The Cookie Consent Law for Germany


This week will have quite some impact on the German online and e-commerce landscape, as on Thursday, May 28th 2020 the German Federal High Court of Justice (Bundesgerichtshof) is going to render a judgment on the Planet49 case.

The case is about a website, which offers online competitions. In the given case, one could sign up for such an online competition. But it required the user to either allow Planet49 to make use the personal data from the user for marketing or allow a web analytics tool to drop a cookie in order to analyze the browsing behaviour of the user. This happened in December 2013.

Since then multiple courts were working on the case, even the Court of justice of the European Union was asked for a statement. Also in 2018 GDPR set a new standard for the use of personally identifiable information (PII).

The expected outcome from multiple experts is, that every website requires consent from the user for every tracking and/or cookie which is not a hard requirement for running the website. The judgment is immediately binding, as it is not creating a new law but only create a clear interpretation of how to apply it.

Already, a lot of websites ask for consent from the users for using tracking and cookies. But if the outcome from Thursday will be, that the consent from the users is a hard requirement in order to use tracking, basically very website will require a so-called consent management platform (CMP).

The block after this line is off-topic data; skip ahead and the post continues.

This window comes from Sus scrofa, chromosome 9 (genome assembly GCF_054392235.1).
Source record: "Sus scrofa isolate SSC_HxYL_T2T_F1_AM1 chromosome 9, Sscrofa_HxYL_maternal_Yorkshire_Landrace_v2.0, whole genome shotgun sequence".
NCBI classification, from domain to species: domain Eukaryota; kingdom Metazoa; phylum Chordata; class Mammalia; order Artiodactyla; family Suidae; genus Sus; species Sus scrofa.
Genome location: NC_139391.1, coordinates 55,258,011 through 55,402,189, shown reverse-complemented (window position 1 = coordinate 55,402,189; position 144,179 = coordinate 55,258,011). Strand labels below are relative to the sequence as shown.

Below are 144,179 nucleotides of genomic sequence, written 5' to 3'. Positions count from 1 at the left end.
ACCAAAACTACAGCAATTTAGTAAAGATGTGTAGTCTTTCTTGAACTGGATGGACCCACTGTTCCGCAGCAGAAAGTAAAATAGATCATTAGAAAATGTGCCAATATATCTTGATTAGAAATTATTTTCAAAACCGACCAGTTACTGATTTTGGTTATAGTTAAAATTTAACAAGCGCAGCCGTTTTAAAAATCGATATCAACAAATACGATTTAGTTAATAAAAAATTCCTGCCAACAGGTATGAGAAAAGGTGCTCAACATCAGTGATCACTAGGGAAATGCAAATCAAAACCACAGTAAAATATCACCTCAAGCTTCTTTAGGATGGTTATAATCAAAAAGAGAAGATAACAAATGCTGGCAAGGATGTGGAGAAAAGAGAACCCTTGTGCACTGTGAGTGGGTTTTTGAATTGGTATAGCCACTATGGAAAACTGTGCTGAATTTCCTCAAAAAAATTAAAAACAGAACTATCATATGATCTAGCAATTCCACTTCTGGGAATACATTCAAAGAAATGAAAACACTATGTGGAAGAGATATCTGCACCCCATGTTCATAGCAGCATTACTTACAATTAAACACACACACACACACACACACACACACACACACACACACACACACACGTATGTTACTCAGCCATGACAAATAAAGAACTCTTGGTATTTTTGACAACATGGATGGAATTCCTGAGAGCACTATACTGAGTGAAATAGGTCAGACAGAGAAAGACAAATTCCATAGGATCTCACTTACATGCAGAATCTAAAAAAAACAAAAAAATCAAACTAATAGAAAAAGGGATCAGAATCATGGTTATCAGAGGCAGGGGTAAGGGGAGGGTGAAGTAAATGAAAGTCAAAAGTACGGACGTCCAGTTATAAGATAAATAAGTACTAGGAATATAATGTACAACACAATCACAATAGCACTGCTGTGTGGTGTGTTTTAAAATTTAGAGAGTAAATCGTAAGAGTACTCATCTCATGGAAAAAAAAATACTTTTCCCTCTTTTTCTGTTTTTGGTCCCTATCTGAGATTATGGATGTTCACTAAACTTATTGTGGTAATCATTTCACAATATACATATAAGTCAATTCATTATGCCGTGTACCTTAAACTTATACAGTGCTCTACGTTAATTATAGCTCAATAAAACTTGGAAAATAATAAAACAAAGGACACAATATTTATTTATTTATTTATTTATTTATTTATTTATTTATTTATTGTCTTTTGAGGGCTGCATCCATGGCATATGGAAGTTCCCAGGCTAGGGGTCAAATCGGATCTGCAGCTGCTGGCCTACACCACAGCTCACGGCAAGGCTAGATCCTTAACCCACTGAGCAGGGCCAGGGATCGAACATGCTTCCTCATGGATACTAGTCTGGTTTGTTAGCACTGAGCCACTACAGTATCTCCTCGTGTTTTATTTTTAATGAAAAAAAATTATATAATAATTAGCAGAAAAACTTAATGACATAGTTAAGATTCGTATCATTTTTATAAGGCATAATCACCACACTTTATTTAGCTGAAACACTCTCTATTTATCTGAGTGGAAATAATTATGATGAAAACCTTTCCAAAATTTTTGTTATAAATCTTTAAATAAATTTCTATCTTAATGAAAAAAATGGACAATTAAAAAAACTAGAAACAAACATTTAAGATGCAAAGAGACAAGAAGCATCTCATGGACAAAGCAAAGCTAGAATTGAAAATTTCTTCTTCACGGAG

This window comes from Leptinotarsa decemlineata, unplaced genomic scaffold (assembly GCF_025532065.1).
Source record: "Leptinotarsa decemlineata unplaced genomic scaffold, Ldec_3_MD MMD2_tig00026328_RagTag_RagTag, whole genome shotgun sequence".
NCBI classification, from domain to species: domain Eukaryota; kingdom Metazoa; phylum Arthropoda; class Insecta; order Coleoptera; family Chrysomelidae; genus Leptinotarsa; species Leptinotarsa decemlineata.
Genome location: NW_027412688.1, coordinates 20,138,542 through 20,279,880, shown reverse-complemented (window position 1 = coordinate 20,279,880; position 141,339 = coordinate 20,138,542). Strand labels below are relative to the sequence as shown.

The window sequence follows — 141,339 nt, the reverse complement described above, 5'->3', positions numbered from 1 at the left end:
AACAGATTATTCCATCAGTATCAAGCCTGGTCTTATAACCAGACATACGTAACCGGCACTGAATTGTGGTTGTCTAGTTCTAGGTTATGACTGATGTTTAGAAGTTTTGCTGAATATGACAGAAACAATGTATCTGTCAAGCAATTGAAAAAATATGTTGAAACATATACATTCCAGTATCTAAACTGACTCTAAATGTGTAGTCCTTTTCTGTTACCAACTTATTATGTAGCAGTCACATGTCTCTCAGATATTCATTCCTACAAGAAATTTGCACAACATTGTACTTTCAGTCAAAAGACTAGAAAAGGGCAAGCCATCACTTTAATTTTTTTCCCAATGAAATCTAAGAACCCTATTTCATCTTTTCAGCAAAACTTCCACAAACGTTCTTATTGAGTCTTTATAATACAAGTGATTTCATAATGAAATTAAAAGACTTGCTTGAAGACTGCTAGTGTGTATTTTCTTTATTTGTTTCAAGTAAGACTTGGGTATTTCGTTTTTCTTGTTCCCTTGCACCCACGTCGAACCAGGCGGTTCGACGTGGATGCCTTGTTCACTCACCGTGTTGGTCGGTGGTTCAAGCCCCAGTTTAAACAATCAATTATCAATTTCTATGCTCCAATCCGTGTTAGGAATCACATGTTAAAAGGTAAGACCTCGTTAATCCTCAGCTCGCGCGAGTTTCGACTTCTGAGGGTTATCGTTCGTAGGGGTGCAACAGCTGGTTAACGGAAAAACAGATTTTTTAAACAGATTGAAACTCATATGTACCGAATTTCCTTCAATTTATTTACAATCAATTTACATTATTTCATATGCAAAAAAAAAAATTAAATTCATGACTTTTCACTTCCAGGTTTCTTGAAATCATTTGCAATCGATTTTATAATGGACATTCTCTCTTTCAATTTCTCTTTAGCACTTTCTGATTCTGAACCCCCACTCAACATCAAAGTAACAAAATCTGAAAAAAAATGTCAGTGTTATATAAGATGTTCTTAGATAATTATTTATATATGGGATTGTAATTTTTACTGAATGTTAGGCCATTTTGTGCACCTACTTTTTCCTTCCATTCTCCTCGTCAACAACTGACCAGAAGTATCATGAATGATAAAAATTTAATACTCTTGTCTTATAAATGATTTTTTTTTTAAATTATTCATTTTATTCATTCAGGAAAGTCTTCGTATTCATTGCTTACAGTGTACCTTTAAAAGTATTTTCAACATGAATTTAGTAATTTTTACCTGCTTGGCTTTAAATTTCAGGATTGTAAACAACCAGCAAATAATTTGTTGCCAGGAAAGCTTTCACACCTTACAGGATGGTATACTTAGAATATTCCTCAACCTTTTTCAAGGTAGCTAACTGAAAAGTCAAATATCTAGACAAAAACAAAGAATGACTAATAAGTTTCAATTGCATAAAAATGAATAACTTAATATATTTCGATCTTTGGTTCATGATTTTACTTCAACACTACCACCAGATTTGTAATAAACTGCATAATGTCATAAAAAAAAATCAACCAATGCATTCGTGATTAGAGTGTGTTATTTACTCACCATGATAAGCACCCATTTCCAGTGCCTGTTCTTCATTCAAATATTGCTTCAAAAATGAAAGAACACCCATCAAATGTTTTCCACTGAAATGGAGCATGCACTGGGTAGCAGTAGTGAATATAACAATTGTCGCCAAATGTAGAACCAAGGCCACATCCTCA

Consent Management Platforms have evolved as a new branch in the advertising industry. Basically, every publisher or ad network operator has also its own CMP as part of its product offering. The IAB (Interactive Advertising Bureau) — as the European-level association for the digital marketing and advertising ecosystem — has created a common API and a compliance program for the CMPs and lists all the players.

This standard API allows the integration and consent handling in a convenient way, thanks to a machine-readable document of the vendors (tools which might require consent), that has more than 765 entries to date. The most prominent one — Google — is yet missing whereas other players such as Criteo or Taboola are part of this list.

On the one side, consent banners have pretty good usability in order not to kill the conversion of a website, but on the other side, they also work with so call Dark Patterns to make the user give more consent than they want and throw privacy overboard.

Let’s see what the outcome on Thursday is and hope for the best for users and online businesses.

Update 2020–05–28: Judgement was released.


Comments are closed.